In the late twentieth century and the “death of Christendom”, a lot of this thinking became irrelevant, but ecumenical considerations have constrained us to maintain some of the language and expectations. It doesn’t help that the church has tended more and more to become a kind of voluntary society, which people think they join in order to receive certain benefits, one of which is the services of a minister. Our thinking – amongst both pastors and people – has needed to be converted, so that we grasp how every one of us is both “called and sent” to cooperate with the mission of God.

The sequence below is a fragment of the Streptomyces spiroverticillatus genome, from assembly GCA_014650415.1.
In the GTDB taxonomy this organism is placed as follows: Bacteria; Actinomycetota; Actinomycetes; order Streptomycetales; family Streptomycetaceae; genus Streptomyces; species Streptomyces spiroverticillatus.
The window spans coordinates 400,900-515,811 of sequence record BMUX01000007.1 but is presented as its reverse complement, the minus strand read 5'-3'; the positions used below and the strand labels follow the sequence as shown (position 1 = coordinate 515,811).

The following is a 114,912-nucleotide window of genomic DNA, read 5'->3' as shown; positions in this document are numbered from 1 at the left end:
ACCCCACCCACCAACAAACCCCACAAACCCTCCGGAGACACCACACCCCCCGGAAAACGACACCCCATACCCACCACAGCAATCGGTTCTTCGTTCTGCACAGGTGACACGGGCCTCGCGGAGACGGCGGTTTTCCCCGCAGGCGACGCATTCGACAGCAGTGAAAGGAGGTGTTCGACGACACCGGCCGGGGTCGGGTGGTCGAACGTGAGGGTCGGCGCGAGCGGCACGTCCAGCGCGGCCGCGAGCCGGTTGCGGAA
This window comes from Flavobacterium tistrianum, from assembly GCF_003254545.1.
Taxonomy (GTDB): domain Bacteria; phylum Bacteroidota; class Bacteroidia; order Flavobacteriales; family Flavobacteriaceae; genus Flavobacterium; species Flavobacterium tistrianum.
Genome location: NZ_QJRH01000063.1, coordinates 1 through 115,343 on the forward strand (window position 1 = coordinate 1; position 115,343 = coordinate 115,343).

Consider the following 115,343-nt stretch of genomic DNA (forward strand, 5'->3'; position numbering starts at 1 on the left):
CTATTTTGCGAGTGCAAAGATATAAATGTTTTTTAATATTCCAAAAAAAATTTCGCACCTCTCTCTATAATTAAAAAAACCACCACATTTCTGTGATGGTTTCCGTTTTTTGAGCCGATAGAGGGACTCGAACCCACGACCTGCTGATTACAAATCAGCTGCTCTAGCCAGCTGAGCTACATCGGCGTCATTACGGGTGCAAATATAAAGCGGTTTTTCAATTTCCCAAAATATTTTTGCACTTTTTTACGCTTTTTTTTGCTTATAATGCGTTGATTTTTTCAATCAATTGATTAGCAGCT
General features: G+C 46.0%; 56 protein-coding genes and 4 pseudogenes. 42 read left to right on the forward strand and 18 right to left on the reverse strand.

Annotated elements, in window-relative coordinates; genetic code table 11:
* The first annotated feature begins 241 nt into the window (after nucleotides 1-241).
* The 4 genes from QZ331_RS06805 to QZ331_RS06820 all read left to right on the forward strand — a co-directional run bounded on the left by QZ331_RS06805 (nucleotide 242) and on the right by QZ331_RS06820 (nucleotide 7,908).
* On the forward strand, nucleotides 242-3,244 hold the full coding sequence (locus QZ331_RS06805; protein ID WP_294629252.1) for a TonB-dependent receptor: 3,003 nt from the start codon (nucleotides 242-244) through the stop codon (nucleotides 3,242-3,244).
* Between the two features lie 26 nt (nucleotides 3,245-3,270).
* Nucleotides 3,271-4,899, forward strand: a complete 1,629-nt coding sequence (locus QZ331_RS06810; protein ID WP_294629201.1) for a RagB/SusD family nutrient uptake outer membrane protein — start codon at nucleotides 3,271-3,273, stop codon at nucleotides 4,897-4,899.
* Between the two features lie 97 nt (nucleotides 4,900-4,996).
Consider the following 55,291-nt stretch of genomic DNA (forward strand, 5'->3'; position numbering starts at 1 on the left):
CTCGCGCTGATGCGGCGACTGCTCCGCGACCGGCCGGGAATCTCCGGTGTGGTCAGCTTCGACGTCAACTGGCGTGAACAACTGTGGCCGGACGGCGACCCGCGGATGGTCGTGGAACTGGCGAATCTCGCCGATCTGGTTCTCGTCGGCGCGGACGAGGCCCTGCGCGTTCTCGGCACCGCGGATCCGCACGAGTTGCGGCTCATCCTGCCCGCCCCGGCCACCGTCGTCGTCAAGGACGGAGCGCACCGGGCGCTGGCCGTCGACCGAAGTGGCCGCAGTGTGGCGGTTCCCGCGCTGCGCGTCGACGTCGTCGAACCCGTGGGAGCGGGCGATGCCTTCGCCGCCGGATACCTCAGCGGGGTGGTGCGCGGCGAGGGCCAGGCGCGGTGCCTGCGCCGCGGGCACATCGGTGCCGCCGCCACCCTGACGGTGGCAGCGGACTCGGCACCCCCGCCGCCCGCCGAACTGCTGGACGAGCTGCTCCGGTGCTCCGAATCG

Sunday’s induction was not an ordination. My friend’s denomination relinquished that pathway some years ago, in favour of inducting a pastor just to that congregation and not to service of the church as a whole. I had mixed feelings about that. It did seem to me there was something missing. When my husband became a doctor, he and all the others in his graduating class recited the Hippocratic Oath. There is a sense in which he is a doctor for all time, deeply trusted by the community, regardless of the hospital, laboratory or family practice where he is employed. When I was ordained, I made the same commitment, to serve the whole church, even though there would be a season when I mainly served God by raising our kids. I went back into full time ministry, but now I am in another stage of the family life cycle, and divide my time between ministry tasks and family responsibilities. These days, I have had to embrace the reality that my formal ordination has little relevance to my leadership roles. There will be no induction service as I take up my role as Discipleship Coach next week – but I hope you will pray for me!